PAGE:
Dirk, I generally don’t agree with your observations, but you do produce some real gems.

  1. That was great video. The slo-mo of the .50 projo starting to pitch and yaw after going through even something as thin as an ornament. Wow.

  2. Well sounds like the ammo companies are creating a false shortage of ammunition and then charging more for the ammo. Ain’t free commerce great. 🙂 Thing is all it will take is 1 company to decide to sell all at a reasonable price and deliver fast for the rest to crumble.

    • Economic fallacies abound and endure. It’s funny, people will claim the same of power companies, oil companies, or pretty much any big entity run by nameless, faceless, easy-to-demonize people. Never mind for a moment all the reality of supply and demand. Just take these economics conspiracy claims at face value. Their proponents would have us believe that super greedy, for-profit enterprises would build all of this infrastructure, whether it’s pipelines, storage tanks, ammo production lines, whatever, to achieve a certain level of production capacity. Then, in a grand conspiracy or just the industry’s gentleman’s agreement, they turn around and restrict supply by only utilizing a reduced percentage of that installed capacity and charge exorbitant prices. Sounds plausible, right?

      Well, riddle me this, Batman: why would individual companies or the industry as a whole incur the expense of installing all that productive capacity, only to turn around and restrict supply to a lower level of output and reap higher profits? Why not just build capacity to that lower level of production in the first place and charge the allegedly artificial prices? Why bother over-building and scaling back when they could just build to that lower level and enjoy the artificial prices from the start? In over 20 years of arguing politics/economics/current affairs, nobody has ever come back with a serious answer for that, perhaps because there is no answer that is also consistent with their fabricated conspiracy theory.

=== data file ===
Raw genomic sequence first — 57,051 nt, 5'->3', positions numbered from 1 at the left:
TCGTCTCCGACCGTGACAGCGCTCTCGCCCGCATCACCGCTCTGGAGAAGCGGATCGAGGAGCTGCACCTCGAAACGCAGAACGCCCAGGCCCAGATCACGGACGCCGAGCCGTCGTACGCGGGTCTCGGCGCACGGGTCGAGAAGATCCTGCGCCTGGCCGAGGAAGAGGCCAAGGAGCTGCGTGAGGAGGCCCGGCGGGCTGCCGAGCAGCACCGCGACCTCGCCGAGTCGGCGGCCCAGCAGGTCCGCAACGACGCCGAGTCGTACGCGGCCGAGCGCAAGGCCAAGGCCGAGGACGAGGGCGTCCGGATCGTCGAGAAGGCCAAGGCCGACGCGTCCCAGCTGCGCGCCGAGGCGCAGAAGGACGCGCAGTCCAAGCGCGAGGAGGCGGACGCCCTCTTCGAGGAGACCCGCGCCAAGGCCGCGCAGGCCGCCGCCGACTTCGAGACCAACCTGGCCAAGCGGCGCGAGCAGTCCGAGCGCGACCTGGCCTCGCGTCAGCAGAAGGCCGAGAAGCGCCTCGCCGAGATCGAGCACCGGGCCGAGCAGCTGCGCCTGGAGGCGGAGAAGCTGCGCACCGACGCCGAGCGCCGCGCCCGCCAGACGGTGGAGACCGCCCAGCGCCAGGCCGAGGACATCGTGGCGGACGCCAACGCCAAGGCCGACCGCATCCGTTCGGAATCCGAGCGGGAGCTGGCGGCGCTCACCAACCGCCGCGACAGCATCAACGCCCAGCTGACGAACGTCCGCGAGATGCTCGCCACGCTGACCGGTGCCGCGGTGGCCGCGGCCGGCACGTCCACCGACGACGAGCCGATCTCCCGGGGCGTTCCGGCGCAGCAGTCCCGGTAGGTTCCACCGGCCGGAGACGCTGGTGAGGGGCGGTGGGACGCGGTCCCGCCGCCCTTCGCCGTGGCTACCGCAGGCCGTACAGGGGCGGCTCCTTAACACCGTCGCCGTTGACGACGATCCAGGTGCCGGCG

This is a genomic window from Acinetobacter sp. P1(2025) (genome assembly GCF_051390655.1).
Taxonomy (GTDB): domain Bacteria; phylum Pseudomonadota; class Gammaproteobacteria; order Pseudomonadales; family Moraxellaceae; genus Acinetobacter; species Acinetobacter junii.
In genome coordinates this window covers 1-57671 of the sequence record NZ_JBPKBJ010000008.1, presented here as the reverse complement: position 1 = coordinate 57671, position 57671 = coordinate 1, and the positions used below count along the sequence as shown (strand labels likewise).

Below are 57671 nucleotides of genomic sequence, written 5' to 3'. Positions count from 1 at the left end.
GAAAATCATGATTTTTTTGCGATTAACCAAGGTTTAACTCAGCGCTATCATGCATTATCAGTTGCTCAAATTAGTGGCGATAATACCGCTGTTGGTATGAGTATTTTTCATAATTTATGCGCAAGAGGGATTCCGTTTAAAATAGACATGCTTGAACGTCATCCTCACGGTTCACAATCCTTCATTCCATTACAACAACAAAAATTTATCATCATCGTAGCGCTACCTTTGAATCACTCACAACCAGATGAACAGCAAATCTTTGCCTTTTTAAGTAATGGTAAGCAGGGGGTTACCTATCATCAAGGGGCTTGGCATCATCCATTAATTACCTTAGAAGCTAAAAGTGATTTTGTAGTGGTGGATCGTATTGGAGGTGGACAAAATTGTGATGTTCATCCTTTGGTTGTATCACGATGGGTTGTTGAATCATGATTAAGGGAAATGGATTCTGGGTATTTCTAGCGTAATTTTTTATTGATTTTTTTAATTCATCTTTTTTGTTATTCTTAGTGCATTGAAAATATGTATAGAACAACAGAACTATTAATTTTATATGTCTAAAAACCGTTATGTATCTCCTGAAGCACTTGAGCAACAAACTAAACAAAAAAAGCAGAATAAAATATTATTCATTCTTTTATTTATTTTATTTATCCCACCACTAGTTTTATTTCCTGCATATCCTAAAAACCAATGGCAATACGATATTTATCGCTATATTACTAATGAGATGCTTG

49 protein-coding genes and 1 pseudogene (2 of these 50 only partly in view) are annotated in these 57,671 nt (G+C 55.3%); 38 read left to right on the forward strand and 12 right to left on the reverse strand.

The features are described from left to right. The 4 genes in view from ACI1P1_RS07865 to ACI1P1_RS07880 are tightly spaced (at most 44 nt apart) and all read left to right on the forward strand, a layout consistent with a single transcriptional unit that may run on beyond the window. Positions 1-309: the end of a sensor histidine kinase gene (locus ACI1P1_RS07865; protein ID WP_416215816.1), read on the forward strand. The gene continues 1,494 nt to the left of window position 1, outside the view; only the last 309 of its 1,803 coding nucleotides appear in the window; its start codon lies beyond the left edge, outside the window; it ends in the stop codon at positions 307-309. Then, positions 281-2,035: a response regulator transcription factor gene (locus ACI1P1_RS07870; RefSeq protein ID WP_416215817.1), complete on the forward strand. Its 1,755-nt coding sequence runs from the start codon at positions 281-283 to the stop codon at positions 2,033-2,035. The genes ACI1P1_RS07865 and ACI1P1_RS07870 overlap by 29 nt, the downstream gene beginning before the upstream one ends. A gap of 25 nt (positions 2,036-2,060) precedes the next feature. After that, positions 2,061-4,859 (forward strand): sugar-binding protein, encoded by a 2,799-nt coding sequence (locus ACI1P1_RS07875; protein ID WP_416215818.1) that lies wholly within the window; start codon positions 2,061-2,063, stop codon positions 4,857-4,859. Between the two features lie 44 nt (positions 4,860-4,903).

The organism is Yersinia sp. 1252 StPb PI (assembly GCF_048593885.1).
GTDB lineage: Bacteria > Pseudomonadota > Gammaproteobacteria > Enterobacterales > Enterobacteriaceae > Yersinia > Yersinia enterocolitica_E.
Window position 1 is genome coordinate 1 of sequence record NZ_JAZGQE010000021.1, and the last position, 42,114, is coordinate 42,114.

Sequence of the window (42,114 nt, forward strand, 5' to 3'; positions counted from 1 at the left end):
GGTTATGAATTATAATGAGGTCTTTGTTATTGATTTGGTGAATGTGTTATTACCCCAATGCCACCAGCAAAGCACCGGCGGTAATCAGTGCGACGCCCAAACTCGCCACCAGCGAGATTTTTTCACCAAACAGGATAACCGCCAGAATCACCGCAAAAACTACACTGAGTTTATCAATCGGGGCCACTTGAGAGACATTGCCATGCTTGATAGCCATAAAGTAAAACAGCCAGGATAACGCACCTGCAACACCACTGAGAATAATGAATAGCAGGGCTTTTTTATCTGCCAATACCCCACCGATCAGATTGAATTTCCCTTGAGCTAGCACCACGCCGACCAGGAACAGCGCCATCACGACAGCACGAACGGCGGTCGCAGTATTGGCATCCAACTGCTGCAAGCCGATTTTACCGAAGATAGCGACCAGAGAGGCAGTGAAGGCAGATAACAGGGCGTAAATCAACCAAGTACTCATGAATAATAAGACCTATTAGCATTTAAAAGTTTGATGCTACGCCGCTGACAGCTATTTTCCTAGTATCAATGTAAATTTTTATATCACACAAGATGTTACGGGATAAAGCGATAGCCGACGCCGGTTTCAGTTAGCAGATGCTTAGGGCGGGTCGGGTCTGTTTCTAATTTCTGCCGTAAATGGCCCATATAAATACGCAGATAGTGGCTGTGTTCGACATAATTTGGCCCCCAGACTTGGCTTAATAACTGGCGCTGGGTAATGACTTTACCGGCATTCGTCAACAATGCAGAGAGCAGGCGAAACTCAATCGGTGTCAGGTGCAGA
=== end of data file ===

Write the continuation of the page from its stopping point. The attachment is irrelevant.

While you think about that, think about this: it’s just like when people claim that jury awards, government fines, or any other sudden surge in a company’s costs, won’t cost the company a dime because they can just raise prices and “pass the expense along to the customer.” Well. If companies could just raise prices willy nilly and experience no adverse effects whatsoever, only increased profits, then why wait for some sudden increase in costs like a jury award, government fine, etc. before raising prices? Why not just raise prices right this instant and keep all the money for themselves? Again, in 20+ years, never a serious answer to that question, because there isn’t one.

      • So there’s been high demand for most of a year and with-in the last couple of months either demand has gone down a lot or production has gone up a lot. The shelves at all my nearby ammo retailers are full. I see volume in everything but 9mm and .22 LR. I’ve seen some kind of 9mm nearly each time I’ve looked -for around 2-3 cents a round more than mid-2012…still stand in line for .22 LR. The last 3 weeks I’ve seen 1200 round of 9mm fmj and 700+ round 5.56 sitting on the shelf…its from somebody I’m not familiar with and its a bit overpriced. WWB 9mm has stayed the same $0.26-7 a round for the last 6 months.

        Six months ago, I recall the price gouging (I mean the market doing is job) happened at the reseller level and only some of them needed to do it. Walmart either had it at regular price or not.

        With the shelves flush with lead and all but .22LR can be had fairly easily, there’s a looming price increase? Now? From the manufacturers? Now and not 6 months ago?

        I’m not saying there is a conspiracy and I’m not saying price won’t go up. I would like to know why though. Regulation? Lead smelting plant get shutdown somewhere? Car batteries last longer and not recycled? Ammo components scare? Brass hard to come by? Can’t pay for ammo plant expansion solely on a 1 year surge in demand? Healthcare plans get too high? Is this real? Is this an attempt to stimulate purchasing of some overproduction that has occurred over the last quarter?